The most critical part in the implementation of an idea is the availability of funds to back such an idea. Till a couple of years ago, a number of Railway lines were announced by successive Railway Ministers in their speech (fortunately this has ceased now) without the funds to back them. These railway lines were socially desirable and technologically feasible. They were obviously politically acceptable as well. But they never happened on the ground. Similar apprehensions are raised about the recently announced National Education Policy (NEP). The Policy recommends the allocation of 6% of GDP to the Education Sector. This is nothing new. It was recommended long ago by Dr Kothari in his Report as well. But the money never came despite a cess levied by the government to raise resources. In fact, during the period from 2014 to 2018, the budgetary allocation to School Education actually came down in real terms. Without requisite money to back ideas, such ideas will not travel a long distance.
Even if we have the requisite money, if the desired human resources are not available, the idea will not work on the ground. One of the reasons for failure in the delivery of health care in rural areas is the shortage of doctors. Health care is politically acceptable and socially desirable. There is a reasonable amount of money available. But a shortage of human resource is a major constraint.  School Education in the country is another example where there is an acute shortage of human resources. There is an additional problem relating to their management as well. This management of the teachers who are the pivot of school education has left a lot to be desired. The biggest mafia in School Education is the one that provides pre-service training, the B.Ed and D.El.Ed Colleges. A large number of them exist only on paper but they can give you a degree. The selection of teachers to Government Schools is another racket. One former Chief Minister is behind the bars for manipulating selection. What can be expected of teachers that have come through such a process? Human resource management is the key to the success of any programme.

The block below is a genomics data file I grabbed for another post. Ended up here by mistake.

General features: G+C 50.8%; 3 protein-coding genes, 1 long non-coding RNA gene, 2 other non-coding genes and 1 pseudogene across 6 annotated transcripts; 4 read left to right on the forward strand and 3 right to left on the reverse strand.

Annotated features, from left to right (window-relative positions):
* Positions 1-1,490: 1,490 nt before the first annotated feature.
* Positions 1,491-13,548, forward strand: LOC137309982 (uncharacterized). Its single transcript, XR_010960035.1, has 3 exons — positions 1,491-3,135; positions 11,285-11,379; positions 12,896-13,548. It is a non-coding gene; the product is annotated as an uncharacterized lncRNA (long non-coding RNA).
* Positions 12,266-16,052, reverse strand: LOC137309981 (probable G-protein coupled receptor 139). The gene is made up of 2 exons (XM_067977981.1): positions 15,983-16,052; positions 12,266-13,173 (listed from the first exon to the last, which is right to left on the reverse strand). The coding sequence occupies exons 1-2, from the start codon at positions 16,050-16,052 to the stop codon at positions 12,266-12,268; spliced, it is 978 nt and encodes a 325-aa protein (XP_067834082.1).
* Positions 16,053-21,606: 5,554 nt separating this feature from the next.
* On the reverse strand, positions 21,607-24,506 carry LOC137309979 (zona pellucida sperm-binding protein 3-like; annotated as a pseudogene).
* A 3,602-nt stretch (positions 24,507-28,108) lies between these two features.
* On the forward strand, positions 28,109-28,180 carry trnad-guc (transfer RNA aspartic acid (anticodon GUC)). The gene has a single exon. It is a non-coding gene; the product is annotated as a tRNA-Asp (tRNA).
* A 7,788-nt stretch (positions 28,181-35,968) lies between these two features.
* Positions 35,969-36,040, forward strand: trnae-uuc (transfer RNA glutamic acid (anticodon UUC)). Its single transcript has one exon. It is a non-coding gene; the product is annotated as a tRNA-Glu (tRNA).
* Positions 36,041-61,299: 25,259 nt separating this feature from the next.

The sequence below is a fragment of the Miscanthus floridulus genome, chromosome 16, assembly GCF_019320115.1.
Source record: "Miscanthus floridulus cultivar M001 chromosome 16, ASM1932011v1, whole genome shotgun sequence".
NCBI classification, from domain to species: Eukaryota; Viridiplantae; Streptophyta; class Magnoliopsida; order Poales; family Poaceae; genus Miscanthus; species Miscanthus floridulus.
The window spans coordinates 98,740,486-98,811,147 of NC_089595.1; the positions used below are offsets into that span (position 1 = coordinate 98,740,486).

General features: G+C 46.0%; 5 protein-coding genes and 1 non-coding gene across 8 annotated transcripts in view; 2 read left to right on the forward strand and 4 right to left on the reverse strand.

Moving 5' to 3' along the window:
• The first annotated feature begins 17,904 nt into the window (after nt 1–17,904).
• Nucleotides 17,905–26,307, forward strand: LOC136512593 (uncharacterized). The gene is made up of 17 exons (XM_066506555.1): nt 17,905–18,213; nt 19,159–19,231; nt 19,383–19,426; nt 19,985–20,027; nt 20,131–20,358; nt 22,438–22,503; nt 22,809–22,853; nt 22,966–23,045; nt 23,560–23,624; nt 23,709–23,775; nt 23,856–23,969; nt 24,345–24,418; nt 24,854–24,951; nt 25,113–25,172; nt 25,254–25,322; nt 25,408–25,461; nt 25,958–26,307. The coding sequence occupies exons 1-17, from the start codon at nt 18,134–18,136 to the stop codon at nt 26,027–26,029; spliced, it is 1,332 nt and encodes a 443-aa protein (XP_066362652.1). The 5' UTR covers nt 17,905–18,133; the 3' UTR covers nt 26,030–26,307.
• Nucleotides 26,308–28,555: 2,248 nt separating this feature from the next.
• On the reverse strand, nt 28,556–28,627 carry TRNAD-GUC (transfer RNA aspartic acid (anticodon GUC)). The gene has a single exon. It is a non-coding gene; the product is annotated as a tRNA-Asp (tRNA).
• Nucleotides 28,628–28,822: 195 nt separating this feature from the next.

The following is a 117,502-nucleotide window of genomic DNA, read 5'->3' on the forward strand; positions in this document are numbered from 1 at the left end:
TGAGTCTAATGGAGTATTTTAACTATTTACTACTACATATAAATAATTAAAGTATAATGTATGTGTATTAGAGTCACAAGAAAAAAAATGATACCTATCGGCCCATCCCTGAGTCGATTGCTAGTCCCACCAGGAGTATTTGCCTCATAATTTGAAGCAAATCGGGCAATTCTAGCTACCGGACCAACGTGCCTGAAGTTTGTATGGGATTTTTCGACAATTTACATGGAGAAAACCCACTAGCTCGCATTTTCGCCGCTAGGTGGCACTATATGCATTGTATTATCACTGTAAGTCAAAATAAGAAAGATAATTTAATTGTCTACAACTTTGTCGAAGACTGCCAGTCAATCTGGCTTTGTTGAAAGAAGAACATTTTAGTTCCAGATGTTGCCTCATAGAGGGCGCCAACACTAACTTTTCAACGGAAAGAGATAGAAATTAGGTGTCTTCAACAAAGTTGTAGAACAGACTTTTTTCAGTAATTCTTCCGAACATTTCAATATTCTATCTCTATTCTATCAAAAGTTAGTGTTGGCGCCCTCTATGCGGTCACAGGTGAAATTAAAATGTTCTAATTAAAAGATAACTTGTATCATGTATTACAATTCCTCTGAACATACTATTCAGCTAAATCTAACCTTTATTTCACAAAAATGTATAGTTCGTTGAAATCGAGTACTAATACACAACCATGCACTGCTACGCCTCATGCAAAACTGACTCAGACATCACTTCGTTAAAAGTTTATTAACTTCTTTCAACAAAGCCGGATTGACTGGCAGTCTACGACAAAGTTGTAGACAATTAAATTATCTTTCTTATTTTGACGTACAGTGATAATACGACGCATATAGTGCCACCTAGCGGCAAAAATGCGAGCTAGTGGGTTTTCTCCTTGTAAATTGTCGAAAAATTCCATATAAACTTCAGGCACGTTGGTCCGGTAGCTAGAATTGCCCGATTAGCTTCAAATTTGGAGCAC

Finally, no matter what the government does, the final arbiter is the judiciary. It can undo all that may have been attempted. The over-indulgent judiciary can make matters worse.
The Farm Bills appear to be fine on all these dimensions mentioned above. Even those that are opposing it on account of political considerations were themselves pushing for such reforms when they were in power. Most of them would privately agree that the Bills would benefit the farmers and will free them from the clutches of “middle-men”. However, opposition to the Bills is still so huge. It reflects the inability of the proponents to make this idea “emotionally relatable” to the farming community. The Bills are indeed socially desirable but the government which has otherwise demonstrated to be so skilful in communicating messages has apparently been unable to do so in the present instance. Hence, the Bills that are so beneficial to the farmers are not perceived as such. There is, therefore, this problem of perception and a large number of farmers are not able to relate emotionally with the Bills.
The listing of these limitations does not mean that things don’t happen in the government. The success of Swachh Bharat Abhiyan, the Coal Block auctions and unprecedented increase in coal production during 2014-16, Ayushman Bharat and the like prove that it-can-happen. These programmes/schemes/efforts understood these limitations and worked around them. There is indeed a lot to learn from how they made-it-happen for others to make-it-happen.